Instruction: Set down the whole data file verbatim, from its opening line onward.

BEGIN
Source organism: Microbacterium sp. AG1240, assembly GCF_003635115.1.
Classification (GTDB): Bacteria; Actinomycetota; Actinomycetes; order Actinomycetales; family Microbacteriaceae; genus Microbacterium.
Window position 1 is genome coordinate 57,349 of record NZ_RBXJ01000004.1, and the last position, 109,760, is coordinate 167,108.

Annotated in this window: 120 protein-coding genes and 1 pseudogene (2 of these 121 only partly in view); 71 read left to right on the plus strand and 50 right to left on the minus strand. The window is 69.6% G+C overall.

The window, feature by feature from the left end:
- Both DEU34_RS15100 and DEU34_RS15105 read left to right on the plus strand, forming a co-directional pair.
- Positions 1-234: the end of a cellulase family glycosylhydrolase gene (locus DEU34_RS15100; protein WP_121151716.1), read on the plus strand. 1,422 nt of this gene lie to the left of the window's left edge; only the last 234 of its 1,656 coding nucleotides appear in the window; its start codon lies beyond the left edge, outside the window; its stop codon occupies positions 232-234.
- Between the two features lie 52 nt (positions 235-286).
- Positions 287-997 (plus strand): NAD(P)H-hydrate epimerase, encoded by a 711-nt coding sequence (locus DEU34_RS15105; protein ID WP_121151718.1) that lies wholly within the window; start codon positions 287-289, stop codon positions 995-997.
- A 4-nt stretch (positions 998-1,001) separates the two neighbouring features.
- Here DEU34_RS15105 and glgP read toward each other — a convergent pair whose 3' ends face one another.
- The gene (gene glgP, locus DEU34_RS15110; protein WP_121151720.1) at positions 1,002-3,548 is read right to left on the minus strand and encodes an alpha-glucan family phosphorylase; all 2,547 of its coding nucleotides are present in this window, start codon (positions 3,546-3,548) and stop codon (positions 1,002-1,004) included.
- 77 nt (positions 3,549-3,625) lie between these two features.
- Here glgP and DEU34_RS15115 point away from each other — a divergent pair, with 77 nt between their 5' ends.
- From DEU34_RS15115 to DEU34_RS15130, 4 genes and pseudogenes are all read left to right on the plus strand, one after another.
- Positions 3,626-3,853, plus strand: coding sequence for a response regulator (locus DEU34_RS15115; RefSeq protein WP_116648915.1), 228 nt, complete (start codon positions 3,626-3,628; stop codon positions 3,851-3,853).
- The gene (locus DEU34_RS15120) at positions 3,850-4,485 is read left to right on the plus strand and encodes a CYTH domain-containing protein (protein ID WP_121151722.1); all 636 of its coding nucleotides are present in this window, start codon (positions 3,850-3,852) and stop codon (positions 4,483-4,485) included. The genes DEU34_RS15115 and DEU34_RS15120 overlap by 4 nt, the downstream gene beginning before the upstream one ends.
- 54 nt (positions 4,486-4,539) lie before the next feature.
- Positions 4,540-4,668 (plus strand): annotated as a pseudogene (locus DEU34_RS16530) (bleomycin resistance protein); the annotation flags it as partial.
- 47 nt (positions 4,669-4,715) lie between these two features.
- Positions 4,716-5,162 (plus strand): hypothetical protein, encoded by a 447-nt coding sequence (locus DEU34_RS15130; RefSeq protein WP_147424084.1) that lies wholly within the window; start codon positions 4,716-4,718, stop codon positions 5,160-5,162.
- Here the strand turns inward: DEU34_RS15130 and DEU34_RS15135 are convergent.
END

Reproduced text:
Source organism: Microbacterium sp. AG1240, assembly GCF_003635115.1.
Classification (GTDB): Bacteria; Actinomycetota; Actinomycetes; order Actinomycetales; family Microbacteriaceae; genus Microbacterium.
Window position 1 is genome coordinate 57,349 of record NZ_RBXJ01000004.1, and the last position, 109,760, is coordinate 167,108.

Annotated in this window: 120 protein-coding genes and 1 pseudogene (2 of these 121 only partly in view); 71 read left to right on the plus strand and 50 right to left on the minus strand. The window is 69.6% G+C overall.

The window, feature by feature from the left end:
- Both DEU34_RS15100 and DEU34_RS15105 read left to right on the plus strand, forming a co-directional pair.
- Positions 1-234: the end of a cellulase family glycosylhydrolase gene (locus DEU34_RS15100; protein WP_121151716.1), read on the plus strand. 1,422 nt of this gene lie to the left of the window's left edge; only the last 234 of its 1,656 coding nucleotides appear in the window; its start codon lies beyond the left edge, outside the window; its stop codon occupies positions 232-234.
- Between the two features lie 52 nt (positions 235-286).
- Positions 287-997 (plus strand): NAD(P)H-hydrate epimerase, encoded by a 711-nt coding sequence (locus DEU34_RS15105; protein ID WP_121151718.1) that lies wholly within the window; start codon positions 287-289, stop codon positions 995-997.
- A 4-nt stretch (positions 998-1,001) separates the two neighbouring features.
- Here DEU34_RS15105 and glgP read toward each other — a convergent pair whose 3' ends face one another.
- The gene (gene glgP, locus DEU34_RS15110; protein WP_121151720.1) at positions 1,002-3,548 is read right to left on the minus strand and encodes an alpha-glucan family phosphorylase; all 2,547 of its coding nucleotides are present in this window, start codon (positions 3,546-3,548) and stop codon (positions 1,002-1,004) included.
- 77 nt (positions 3,549-3,625) lie between these two features.
- Here glgP and DEU34_RS15115 point away from each other — a divergent pair, with 77 nt between their 5' ends.
- From DEU34_RS15115 to DEU34_RS15130, 4 genes and pseudogenes are all read left to right on the plus strand, one after another.
- Positions 3,626-3,853, plus strand: coding sequence for a response regulator (locus DEU34_RS15115; RefSeq protein WP_116648915.1), 228 nt, complete (start codon positions 3,626-3,628; stop codon positions 3,851-3,853).
- The gene (locus DEU34_RS15120) at positions 3,850-4,485 is read left to right on the plus strand and encodes a CYTH domain-containing protein (protein ID WP_121151722.1); all 636 of its coding nucleotides are present in this window, start codon (positions 3,850-3,852) and stop codon (positions 4,483-4,485) included. The genes DEU34_RS15115 and DEU34_RS15120 overlap by 4 nt, the downstream gene beginning before the upstream one ends.
- 54 nt (positions 4,486-4,539) lie before the next feature.
- Positions 4,540-4,668 (plus strand): annotated as a pseudogene (locus DEU34_RS16530) (bleomycin resistance protein); the annotation flags it as partial.
- 47 nt (positions 4,669-4,715) lie between these two features.
- Positions 4,716-5,162 (plus strand): hypothetical protein, encoded by a 447-nt coding sequence (locus DEU34_RS15130; RefSeq protein WP_147424084.1) that lies wholly within the window; start codon positions 4,716-4,718, stop codon positions 5,160-5,162.
- Here the strand turns inward: DEU34_RS15130 and DEU34_RS15135 are convergent.